By Clare Baldwin
DETROIT (Reuters) - July auto sales should show an improvement from the past two months as the industry recovers from supply chain disruptions in Japan, but it could be a long time before the industry is fully back on track.
A March earthquake, tsunami and nuclear crisis in Japan disrupted the supply of key auto parts and forced automakers to idle plants and cut output. That resulted in fewer incentives and higher prices for consumers, who failed to buy as many cars in May and June as economists predicted.
Two years after the end of the U.S. recession that saw GM and Chrysler Group LLC seek bankruptcy protection and government bailouts, the economy remains in turmoil. Unemployment is above 9 percent, manufacturing output stalled in June and U.S. consumer confidence hit a near 2-1/2 year low earlier this month.
Now, as Japanese factories come back online and inventories recover, executives and analysts said that will change, albeit slowly.
"We think we're probably going to be into late August, early September before we get back on trend," General Motors Co's
Auto sales are an early indicator each month of U.S. consumer demand. The final tally for U.S. sales in July is scheduled to be reported on August 2. GM is also due to report second-quarter earnings on August 4.
July sales, expected to hit an annual rate of about 12 million vehicles, should mark the beginning of a recovery from a bottom in June, they said. That is still less than the 13 million-plus pace from earlier in the year.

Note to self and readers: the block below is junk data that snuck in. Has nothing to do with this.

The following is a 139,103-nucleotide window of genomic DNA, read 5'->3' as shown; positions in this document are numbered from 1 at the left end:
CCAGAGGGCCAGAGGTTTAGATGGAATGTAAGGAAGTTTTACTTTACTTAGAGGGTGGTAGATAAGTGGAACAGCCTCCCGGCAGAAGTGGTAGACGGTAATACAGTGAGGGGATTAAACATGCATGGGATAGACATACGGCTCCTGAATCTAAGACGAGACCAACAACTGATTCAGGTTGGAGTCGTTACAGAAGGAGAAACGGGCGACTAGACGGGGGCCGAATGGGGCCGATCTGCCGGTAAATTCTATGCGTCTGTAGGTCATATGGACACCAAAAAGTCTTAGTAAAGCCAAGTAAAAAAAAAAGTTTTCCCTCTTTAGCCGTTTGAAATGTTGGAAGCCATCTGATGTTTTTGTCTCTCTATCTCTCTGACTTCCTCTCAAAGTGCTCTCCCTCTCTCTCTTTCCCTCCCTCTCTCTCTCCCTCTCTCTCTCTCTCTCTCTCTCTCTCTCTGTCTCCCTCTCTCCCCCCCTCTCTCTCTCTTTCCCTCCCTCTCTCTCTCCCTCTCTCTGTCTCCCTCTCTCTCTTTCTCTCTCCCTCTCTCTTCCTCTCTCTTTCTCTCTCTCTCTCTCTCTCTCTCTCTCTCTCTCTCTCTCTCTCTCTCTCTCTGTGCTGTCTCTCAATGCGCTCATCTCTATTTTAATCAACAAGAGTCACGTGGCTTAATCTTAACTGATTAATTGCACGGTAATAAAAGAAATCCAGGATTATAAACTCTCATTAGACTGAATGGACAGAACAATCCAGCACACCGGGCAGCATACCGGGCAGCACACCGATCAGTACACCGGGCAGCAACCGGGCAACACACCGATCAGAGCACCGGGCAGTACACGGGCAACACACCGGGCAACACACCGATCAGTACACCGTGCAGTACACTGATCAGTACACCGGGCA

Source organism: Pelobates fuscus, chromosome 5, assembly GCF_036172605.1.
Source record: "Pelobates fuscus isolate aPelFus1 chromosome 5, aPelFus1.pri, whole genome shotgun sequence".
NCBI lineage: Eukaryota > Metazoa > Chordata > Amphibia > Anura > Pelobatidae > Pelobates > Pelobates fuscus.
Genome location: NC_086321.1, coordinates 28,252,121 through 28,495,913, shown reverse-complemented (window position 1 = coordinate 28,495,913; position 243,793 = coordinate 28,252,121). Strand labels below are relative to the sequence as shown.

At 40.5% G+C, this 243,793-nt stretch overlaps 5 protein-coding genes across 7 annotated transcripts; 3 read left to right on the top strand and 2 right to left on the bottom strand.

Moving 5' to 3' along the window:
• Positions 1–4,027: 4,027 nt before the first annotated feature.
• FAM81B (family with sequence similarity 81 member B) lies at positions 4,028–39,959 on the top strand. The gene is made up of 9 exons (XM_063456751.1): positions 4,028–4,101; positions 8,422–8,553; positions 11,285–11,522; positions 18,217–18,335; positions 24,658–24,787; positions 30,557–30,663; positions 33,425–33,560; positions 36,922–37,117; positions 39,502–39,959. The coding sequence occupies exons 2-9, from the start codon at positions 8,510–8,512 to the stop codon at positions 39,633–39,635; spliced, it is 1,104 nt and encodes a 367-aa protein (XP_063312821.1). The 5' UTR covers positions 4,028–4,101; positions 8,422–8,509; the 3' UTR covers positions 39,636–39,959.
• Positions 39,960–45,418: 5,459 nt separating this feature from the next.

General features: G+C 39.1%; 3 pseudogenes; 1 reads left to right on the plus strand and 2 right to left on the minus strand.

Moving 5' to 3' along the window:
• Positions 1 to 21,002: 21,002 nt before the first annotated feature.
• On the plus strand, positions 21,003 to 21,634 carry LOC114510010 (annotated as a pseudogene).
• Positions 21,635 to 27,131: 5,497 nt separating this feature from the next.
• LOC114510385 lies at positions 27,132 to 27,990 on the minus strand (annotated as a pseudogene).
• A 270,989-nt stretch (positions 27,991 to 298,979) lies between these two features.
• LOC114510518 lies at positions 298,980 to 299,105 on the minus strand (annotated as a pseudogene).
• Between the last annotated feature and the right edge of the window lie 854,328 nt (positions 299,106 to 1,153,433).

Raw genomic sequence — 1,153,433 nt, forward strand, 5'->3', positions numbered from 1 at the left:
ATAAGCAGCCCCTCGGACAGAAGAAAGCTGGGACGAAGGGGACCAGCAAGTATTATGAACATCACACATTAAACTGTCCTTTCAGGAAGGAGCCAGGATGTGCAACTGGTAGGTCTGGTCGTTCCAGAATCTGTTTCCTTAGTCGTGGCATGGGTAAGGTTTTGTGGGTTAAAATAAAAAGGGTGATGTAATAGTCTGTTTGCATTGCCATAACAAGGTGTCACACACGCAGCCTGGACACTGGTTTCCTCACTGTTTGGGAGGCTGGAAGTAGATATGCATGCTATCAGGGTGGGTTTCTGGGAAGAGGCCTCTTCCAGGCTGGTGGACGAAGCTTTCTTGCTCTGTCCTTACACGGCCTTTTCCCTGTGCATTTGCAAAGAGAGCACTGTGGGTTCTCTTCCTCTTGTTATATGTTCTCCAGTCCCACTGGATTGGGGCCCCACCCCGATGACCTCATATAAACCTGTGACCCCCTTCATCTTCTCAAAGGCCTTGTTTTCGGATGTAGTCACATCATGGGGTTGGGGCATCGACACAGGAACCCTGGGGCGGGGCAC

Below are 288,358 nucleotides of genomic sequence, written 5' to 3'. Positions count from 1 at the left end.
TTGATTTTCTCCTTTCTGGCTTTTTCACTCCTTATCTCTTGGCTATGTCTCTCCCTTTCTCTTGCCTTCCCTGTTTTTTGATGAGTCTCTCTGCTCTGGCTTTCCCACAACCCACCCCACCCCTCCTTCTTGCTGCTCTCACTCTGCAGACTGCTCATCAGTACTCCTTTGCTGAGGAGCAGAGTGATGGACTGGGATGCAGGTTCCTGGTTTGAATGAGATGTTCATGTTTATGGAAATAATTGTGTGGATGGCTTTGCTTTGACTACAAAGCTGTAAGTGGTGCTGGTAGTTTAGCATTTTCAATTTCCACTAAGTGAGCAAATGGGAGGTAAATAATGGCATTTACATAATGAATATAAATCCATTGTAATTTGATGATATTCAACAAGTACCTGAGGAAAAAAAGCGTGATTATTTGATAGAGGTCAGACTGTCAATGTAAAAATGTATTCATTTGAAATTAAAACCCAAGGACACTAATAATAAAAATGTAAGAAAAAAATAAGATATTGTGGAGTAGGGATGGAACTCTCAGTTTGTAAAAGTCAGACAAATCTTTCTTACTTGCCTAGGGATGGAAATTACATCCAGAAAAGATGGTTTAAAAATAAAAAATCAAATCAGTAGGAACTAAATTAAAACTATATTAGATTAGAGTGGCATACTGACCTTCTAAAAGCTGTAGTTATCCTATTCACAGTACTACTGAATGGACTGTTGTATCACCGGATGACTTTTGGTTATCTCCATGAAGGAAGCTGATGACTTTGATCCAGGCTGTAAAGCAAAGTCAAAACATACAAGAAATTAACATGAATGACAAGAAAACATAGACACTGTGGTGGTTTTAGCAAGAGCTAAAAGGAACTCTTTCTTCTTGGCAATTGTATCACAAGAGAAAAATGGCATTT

Consumer confidence is being hit by uncertainty over the government's ability to meet its debt obligations, Johnson said. While he expects a last-minute debt deal, he said the uncertainty is bad for business.
GM and rival Ford Motor Co
Not everyone is as cautiously optimistic. TrueCar.com forecasts light vehicle sales in July to finish at an annual rate of 11.4 million vehicles, which would be slightly worse than June's 11.45 million.
And Hyundai Motor America <005380.KS> Chief Executive John Krafcik expressed concern about jobs and housing earlier this month, saying he didn't share the optimism of GM and Ford.
However, many see this month's sales rate closer to 12 million. A group with estimates ranging from 11.9 million to 12.3 million includes JPMorgan, Jefferies, Citi and Edmunds.com, and the average forecast of 12 economists surveyed by Reuters was 11.8 million vehicles.
Even if July sales show a recovery, how the rebound is perceived will carry more weight, Citi analyst Itay Michaeli said.
"It's not just about 'having a recovery'; it's about the pace of the recovery and whether that pace is meeting the expectations of the young consumers enough that they buy that second vehicle or, of course, the first vehicle," he said.
"If they don't, it becomes a pretty difficult situation mathematically to get back to a 14- or 15-million" annual sales rate, Michaeli added.
Industry experts said there is significant pent-up demand from individuals and businesses driving increasingly aging vehicles. That, paired with deals, could help drive sales in the second half.
"There are still a lot of vehicles that have 0 percent or close to 0 percent financing available," said Iowa-based GM and Toyota <7203.T> dealer John McEleney. "People know that's not going to go on indefinitely."
But, McEleney said, the deals are less generous and available on fewer models than in the past.
Shortages following the Japan crises caused automakers to cut their incentives, driving up prices, a result that analysts said played a key role in May and June's disappointing sales. Japanese automakers were the worst hit, but the price hikes spanned the industry, TrueCar's Jesse Toprak said.
"There's a real impact in terms of the lack of inventory. That's still lingering," he said. "Incentive spending declined dramatically so consumer deals are not as attractive."
TrueCar estimates average July incentives at $2,418, more than 15 percent behind where they were a year ago.
(Reporting by Clare Baldwin; Additional reporting by Ben Klayman and Deepa Seetharaman; Editing by Richard Chang)